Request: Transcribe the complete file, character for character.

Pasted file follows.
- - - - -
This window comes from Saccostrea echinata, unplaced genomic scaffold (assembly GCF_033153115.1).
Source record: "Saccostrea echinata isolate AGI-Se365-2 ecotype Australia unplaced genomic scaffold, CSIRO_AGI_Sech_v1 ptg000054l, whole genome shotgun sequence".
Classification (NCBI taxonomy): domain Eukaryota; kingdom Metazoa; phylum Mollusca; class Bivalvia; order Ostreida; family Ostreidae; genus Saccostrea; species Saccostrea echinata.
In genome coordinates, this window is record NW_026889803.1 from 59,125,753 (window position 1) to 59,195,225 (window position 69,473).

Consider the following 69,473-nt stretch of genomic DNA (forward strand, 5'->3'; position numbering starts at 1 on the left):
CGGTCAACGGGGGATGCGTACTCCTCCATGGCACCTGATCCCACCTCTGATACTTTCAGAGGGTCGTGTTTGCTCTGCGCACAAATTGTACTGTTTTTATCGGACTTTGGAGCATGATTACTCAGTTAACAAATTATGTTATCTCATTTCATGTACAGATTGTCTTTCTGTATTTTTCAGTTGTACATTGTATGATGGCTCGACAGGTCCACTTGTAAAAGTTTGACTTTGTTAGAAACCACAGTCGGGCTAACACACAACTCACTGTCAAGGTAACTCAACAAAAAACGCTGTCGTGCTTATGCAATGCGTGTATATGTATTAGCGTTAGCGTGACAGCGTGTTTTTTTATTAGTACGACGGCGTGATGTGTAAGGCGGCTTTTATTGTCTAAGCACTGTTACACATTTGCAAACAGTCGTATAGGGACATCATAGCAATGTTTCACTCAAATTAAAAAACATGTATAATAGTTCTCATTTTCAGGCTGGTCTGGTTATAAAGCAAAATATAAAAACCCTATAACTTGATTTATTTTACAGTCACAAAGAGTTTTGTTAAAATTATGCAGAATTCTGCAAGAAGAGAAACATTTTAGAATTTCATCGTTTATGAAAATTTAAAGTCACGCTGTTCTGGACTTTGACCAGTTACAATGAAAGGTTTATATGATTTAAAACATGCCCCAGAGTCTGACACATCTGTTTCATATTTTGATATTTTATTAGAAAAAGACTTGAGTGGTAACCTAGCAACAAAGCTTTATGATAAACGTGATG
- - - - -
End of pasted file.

This window comes from Saccostrea echinata, unplaced genomic scaffold (assembly GCF_033153115.1).
Source record: "Saccostrea echinata isolate AGI-Se365-2 ecotype Australia unplaced genomic scaffold, CSIRO_AGI_Sech_v1 ptg000054l, whole genome shotgun sequence".
Classification (NCBI taxonomy): domain Eukaryota; kingdom Metazoa; phylum Mollusca; class Bivalvia; order Ostreida; family Ostreidae; genus Saccostrea; species Saccostrea echinata.
In genome coordinates, this window is record NW_026889803.1 from 59,125,753 (window position 1) to 59,195,225 (window position 69,473).

Consider the following 69,473-nt stretch of genomic DNA (forward strand, 5'->3'; position numbering starts at 1 on the left):
CGGTCAACGGGGGATGCGTACTCCTCCATGGCACCTGATCCCACCTCTGATACTTTCAGAGGGTCGTGTTTGCTCTGCGCACAAATTGTACTGTTTTTATCGGACTTTGGAGCATGATTACTCAGTTAACAAATTATGTTATCTCATTTCATGTACAGATTGTCTTTCTGTATTTTTCAGTTGTACATTGTATGATGGCTCGACAGGTCCACTTGTAAAAGTTTGACTTTGTTAGAAACCACAGTCGGGCTAACACACAACTCACTGTCAAGGTAACTCAACAAAAAACGCTGTCGTGCTTATGCAATGCGTGTATATGTATTAGCGTTAGCGTGACAGCGTGTTTTTTTATTAGTACGACGGCGTGATGTGTAAGGCGGCTTTTATTGTCTAAGCACTGTTACACATTTGCAAACAGTCGTATAGGGACATCATAGCAATGTTTCACTCAAATTAAAAAACATGTATAATAGTTCTCATTTTCAGGCTGGTCTGGTTATAAAGCAAAATATAAAAACCCTATAACTTGATTTATTTTACAGTCACAAAGAGTTTTGTTAAAATTATGCAGAATTCTGCAAGAAGAGAAACATTTTAGAATTTCATCGTTTATGAAAATTTAAAGTCACGCTGTTCTGGACTTTGACCAGTTACAATGAAAGGTTTATATGATTTAAAACATGCCCCAGAGTCTGACACATCTGTTTCATATTTTGATATTTTATTAGAAAAAGACTTGAGTGGTAACCTAGCAACAAAGCTTTATGATAAACGTGATG